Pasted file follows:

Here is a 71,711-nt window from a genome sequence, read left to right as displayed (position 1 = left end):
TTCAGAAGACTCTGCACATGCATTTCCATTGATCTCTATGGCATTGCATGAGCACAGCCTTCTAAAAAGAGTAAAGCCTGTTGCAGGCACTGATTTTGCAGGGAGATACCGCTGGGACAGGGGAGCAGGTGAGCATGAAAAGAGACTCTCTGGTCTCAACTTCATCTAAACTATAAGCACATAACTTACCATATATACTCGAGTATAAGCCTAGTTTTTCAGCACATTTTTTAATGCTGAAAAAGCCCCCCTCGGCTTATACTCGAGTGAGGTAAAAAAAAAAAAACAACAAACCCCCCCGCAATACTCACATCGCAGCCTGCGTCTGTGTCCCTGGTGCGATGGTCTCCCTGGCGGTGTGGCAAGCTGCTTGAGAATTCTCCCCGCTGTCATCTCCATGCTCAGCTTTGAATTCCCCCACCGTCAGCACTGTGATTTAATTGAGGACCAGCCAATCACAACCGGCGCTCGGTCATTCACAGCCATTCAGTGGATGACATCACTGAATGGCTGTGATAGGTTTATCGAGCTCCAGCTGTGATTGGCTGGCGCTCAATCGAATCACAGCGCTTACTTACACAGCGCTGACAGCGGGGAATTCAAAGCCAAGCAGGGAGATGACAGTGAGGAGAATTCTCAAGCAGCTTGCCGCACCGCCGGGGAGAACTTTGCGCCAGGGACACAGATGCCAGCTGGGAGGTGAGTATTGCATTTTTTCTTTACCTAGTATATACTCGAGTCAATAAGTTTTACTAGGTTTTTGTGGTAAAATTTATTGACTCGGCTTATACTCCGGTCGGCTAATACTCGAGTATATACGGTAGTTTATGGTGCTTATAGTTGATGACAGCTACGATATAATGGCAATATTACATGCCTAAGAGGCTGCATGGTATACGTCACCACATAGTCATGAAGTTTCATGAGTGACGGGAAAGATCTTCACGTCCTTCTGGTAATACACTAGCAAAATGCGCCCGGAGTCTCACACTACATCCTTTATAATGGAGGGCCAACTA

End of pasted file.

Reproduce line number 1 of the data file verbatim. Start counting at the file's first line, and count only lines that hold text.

Here is a 71,711-nt window from a genome sequence, read left to right as displayed (position 1 = left end):